Anything resembling a routine ride around and through this sizable and rugged area of the Blues came to a halt June 10 when Freeman almost came face to face with a Bigfoot as it came off a steep bank as Freeman came around a curve in a mountain road.
Freeman reported to his superiors what he had seen and his life hasn't been the same since.
He says he quit his job with the U.S. Forest Service because of the "flack" he took about the Bigfoot sighting. He moved from Milton-Freewater to Athena and has since returned to Camas, Wash., from whence he and his wife, Nancy, and children had come when he took the forest service job.
But, Freeman has not given up on eventually finding a Bigfoot, if only to vindicate that he had truly seen the manlike monster.
Finding a Bigfoot is a vow Freeman made to himself when he got all the "flack. Seeking to fulfill it, he made more than one trip into the Blues before he left Athena. One such trip came in July, when Freeman's boss, Allen Mitchell of Athena, mentioned a fishing trip he had planned into the Wenaha country. Freeman was invited to come along.
Besides Mitchell and Freeman, the rest of the party consisted of Russ and Mike Evans, Andy Ely and Rodney Bonifer. All live in the Weston-Athena area. All have spent time in the Wenaha and Mitchell says he has hunted and fished there for more than 25 years.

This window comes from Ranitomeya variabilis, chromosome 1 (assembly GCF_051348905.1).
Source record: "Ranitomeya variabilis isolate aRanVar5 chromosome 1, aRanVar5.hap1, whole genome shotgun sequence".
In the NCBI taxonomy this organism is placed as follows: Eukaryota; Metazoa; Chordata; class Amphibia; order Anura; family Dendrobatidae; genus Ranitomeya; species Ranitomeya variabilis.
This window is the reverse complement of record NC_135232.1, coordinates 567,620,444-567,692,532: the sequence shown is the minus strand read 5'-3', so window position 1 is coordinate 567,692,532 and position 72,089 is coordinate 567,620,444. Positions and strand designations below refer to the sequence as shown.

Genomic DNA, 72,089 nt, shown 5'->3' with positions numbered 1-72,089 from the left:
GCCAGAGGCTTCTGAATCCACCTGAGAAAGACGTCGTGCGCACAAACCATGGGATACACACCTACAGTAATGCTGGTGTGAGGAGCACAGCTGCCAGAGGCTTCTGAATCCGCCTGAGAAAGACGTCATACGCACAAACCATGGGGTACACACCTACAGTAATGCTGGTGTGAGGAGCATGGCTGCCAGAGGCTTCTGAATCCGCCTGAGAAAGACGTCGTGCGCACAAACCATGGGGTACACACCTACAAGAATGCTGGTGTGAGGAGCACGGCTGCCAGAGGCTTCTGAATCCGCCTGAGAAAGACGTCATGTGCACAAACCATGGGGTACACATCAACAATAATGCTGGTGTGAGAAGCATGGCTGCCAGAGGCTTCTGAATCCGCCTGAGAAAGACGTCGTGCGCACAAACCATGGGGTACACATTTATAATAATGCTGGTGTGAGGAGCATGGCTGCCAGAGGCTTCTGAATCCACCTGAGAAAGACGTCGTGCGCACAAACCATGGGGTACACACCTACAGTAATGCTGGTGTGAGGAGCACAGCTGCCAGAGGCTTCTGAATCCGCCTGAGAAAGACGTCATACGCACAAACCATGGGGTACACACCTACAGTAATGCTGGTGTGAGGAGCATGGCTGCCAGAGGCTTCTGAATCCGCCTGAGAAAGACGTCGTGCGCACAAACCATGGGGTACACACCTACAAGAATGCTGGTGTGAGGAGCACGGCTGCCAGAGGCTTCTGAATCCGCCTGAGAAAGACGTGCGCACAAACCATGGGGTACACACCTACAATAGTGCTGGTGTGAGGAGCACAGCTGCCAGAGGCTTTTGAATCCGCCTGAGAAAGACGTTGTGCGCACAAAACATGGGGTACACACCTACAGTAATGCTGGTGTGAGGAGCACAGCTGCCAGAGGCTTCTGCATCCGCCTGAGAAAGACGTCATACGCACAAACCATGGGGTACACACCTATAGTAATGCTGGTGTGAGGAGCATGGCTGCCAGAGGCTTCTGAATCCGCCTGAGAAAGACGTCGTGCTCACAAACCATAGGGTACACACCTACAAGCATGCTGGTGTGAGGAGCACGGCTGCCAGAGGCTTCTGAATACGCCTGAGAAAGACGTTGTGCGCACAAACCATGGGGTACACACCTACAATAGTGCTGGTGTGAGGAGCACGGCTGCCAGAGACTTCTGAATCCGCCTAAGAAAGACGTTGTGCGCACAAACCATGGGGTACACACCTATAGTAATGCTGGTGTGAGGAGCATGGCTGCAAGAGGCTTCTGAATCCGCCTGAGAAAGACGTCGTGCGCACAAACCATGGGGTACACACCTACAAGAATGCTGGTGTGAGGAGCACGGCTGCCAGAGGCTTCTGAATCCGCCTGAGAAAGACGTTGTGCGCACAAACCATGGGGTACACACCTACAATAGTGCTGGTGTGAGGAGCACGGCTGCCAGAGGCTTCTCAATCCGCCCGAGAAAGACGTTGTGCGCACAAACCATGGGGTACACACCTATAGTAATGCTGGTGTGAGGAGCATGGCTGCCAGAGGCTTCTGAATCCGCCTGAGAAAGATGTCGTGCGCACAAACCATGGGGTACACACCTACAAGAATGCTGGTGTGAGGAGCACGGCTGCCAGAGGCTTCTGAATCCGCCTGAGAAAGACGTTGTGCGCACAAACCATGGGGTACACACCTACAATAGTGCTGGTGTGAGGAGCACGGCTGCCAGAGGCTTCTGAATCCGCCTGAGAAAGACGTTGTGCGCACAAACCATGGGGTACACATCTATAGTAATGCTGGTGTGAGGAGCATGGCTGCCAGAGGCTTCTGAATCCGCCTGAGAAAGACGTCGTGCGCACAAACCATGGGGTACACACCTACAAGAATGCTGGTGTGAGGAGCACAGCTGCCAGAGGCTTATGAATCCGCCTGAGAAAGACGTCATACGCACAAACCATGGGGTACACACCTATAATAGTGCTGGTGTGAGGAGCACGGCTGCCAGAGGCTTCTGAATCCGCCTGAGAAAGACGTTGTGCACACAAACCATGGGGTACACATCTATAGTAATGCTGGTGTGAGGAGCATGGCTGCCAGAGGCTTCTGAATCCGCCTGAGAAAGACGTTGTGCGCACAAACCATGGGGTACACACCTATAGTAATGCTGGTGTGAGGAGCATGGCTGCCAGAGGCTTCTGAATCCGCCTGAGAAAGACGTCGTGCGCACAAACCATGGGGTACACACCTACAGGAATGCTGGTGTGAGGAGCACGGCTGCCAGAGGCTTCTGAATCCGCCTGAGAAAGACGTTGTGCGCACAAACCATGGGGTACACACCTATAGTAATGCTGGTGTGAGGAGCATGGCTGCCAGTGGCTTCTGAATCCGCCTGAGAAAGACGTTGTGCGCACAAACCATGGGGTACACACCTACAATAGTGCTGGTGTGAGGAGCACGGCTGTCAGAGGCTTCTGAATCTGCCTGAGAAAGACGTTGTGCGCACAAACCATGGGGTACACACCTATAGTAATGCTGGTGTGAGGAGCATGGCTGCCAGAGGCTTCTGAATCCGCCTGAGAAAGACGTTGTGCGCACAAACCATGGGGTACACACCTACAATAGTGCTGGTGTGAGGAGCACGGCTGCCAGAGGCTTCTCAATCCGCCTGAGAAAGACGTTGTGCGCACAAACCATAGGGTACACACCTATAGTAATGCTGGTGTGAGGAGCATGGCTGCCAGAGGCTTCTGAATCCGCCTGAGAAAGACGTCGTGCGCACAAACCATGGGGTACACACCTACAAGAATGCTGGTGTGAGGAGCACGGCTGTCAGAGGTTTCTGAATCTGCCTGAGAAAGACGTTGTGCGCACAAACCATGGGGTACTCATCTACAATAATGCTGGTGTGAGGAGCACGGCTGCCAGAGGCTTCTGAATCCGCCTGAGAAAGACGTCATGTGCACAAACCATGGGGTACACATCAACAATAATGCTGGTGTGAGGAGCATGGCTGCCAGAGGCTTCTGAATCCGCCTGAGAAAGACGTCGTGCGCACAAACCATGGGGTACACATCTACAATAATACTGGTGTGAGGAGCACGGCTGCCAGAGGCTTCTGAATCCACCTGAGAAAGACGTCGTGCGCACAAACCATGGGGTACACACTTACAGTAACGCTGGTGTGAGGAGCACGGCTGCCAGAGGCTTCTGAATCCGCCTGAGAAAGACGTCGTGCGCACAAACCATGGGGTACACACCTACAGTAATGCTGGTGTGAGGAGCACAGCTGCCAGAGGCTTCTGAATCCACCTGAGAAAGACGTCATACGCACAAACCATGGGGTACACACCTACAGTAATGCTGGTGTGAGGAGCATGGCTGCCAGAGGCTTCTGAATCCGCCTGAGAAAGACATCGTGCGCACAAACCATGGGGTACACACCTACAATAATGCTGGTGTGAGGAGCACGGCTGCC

Unloading horses at Timothy Meadow, the party rode their horses down the South Fork Wenaha River to make camp near the mouth of Milk Creek, a favorite camping place of hunters and anglers.
Mitchell struck off downstream to do some fishing before it got too dark.
On his return to camp, he found the others buzzing about seeing big footprints and that Freeman had made some Plaster of Paris casts.
"I just said, 'Yeah okay," and went off to bed," Mitchell said. "I've never been concerned with that Bigfoot stuff in the past."
The next morning, Mitchell and Mike Evans saddled up and took a ride up into the mountains toward Shoofly Creek. About a mile from camp, Mitchell became a Bigfoot believer, he says.
He and Evans found scores of big footprints --- three different sizes in the lot --- that he swears could not have been faked.
"Absolutely no way possible," he says.
"Don't disturb anything," Mitchell admonished Evans. "Freeman hasn't been up here yet."
A big man, it required three of Mitchell's steps to stretch from one of the big footprints to the other, he says.